Brexit, particularly a no-deal Brexit, has potentially serious consequences for the supply of medicines in the UK. However, medicine shortages are already widespread in the UK and the EU due to long-standing structural problems in the medicines supply chain. These latter issues may overshadow any problems caused by Brexit.
The past few years have seen increasing concern about drug shortages. A globalised procurement process focussed on reducing costs has led to the manufacture of many drugs outside Europe, mainly China and India. This has made the medicines supply chain more fragile, and production problems, contamination of medicines, a lack of local market responsiveness, and over-concentration of production of raw materials in a small number of medicine manufacturers have all contributed.
This fragility is well illustrated by a 2017 explosion at a Chinese factory, which left only one other global supplier of an important antibiotic (piperacillin-tazobactam). There is concern over other current shortages include hormone replacement therapy, anti-epileptic drugs, statins, anti-psychotics, eye-drops, and anti-depressants. UK pharmacists have reported shortages of drugs across most major therapeutic areas.
Increasing the local production of medicines is one proposed solution. For example, France has argued for the creation of public drug manufacturers to supply the EU. Germany has been discussing the repatriation of antibiotic production. Restrictions on parallel trading of medicines within the EU have been seen as another way of preventing shortages within individual states, and the UK has already restricted the export of some medicines with known shortages. This previously happened in Greece during the financial crisis.
The UK government has also introduced a “Serious Shortage Protocol” for drugs with known supply problems. The protocol enables pharmacists to supply alternate forms and strengths of medicines without the need to contact the prescriber. The first such protocol was issued on 3rd October to alleviate the shortages of fluoxetine capsules, unrelated to Brexit; it allows pharmacists to dispense different forms and strengths to fill patients’ prescriptions.
A no-deal Brexit complicates the existing drug shortage problem, with potential border delays. In the short-term this disruption at ports could be serious. A no deal Brexit is predicted to disrupt ferry ports for at least six months, with capacity halved initially.
Brexit has therefore led to further mitigation polices. Wholesalers have been asked to keep rolling six-week stockpiles in case of a no-deal Brexit, and additional warehousing has been bought. Regulatory requirements have been communicated to companies to ensure they can still sell their medicines in the UK in the event of a no deal Brexit, and support has been given to companies to ensure they can meet new custom and border requirements. A £25 million express freight service, using both air and road, has also been created, allowing next-day delivery for small consignments, including temperature-controlled or hazardous products, 48 hr deliveries for large orders, and specialist hand deliver if required.
At a local patient level, further “Serious Shortage Protocols” could be introduced to deal with Brexit-related shortages, including substitution of alternate medicines. Pharmacists are also legally allowed to share medicine stocks between pharmacies, which would help them to manage local stock imbalances.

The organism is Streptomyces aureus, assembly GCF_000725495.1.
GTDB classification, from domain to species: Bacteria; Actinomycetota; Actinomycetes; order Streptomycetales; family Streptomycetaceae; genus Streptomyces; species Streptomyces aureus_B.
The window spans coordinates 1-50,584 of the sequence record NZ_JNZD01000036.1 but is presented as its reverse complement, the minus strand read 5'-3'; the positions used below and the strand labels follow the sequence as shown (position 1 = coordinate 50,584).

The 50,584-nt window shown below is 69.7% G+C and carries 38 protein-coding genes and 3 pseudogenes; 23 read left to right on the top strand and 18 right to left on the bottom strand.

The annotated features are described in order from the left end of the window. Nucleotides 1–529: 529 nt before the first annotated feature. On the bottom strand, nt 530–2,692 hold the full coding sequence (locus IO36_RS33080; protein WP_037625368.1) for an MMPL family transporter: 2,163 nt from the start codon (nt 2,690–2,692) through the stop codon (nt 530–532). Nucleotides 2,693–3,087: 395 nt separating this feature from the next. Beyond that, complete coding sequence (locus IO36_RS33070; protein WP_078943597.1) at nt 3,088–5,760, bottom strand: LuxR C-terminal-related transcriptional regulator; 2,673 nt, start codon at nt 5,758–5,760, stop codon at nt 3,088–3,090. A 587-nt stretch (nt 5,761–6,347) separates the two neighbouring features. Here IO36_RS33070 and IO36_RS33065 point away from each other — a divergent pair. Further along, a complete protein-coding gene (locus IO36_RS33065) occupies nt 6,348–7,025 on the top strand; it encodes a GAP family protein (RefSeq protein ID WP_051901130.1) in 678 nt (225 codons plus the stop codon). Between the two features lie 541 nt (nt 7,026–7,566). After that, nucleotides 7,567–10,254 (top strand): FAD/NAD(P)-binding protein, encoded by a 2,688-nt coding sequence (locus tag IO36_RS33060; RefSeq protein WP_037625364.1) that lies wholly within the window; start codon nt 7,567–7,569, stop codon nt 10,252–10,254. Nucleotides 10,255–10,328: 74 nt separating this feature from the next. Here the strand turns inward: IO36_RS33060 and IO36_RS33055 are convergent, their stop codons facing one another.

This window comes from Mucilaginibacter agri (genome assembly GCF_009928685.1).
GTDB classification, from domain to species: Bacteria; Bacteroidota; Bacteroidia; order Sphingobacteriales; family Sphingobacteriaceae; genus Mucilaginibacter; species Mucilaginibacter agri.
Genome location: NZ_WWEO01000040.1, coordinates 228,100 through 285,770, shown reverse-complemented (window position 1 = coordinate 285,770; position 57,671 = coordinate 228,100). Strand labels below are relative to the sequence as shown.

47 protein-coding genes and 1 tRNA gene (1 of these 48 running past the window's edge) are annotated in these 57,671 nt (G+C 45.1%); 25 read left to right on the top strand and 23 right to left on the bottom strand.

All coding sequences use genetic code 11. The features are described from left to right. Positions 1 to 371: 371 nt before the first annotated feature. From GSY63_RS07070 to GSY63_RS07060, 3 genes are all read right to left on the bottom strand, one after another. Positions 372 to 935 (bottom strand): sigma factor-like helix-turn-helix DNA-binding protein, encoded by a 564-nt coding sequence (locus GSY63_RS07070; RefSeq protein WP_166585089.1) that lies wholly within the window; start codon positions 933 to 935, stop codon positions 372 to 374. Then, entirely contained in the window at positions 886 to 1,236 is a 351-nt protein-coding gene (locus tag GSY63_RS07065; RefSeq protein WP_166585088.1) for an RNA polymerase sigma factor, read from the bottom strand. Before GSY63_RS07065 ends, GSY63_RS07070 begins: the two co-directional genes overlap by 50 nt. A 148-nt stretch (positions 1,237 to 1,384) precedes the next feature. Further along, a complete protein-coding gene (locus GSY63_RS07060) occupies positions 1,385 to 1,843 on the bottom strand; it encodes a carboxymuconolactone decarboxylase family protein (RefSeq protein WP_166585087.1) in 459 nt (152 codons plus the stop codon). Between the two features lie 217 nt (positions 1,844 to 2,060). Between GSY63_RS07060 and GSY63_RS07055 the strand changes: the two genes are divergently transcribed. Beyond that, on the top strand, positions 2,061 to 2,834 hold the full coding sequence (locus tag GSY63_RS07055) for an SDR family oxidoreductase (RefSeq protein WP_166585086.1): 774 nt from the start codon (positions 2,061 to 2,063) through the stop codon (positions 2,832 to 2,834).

Despite this, there have been concerns that there is no guarantee that loss of life due to lack of access to medicines will be avoided if there is a no-deal Brexit. The Government’s use of non-disclosure agreements in discussions with some pharmaceutical bodies, to enable honest discussions, has led to concerns about a lack of transparency. Pharmacists seem divided on whether enough has been done to mitigate Brexit-related medicine shortages.
Although the UK media focus has been on the effects in the UK, there are concerns that Brexit may worsen medicine shortages in other member states; for example, in Ireland, where the majority of medicines come from or through the UK. In the event of a no deal Brexit, the political will to ensure the continued movement of medicines into, out of, and across the UK should exist.
As well as the short to medium term logistical and market issues related to Brexit, there are longer term concerns. The European Medicines Evaluation Agency, responsible for the licencing of medicines and continued monitoring of their safety after licensing, has already moved from London to Amsterdam. If manufacturers decide to focus on the EU market, the UK may have reduced access to new innovative medicines. The recent Queen’s speech had proposals to try to maintain access to innovative medicines for patients and the UK’s Medicines and Healthcare Products Regulatory Agency (MHRA) plans for a no-deal Brexit are in the public domain.
The effects of Brexit, and consequences of attempts to mitigate those effects, are difficult to predict. Any evaluation is complicated by the baseline rates of drug shortages caused by other factors. Media reports of medicine shortages and their causes in the aftermath of Brexit may be influenced by the polarisation seen in the wider Brexit debate. What is clear though, is that even if government attempts to avoid medicine shortages are entirely successful, and supply chains adapt rapidly to post-Brexit changes, the underlying structural causes of medicine shortages will affect the supply of medicines for years to come.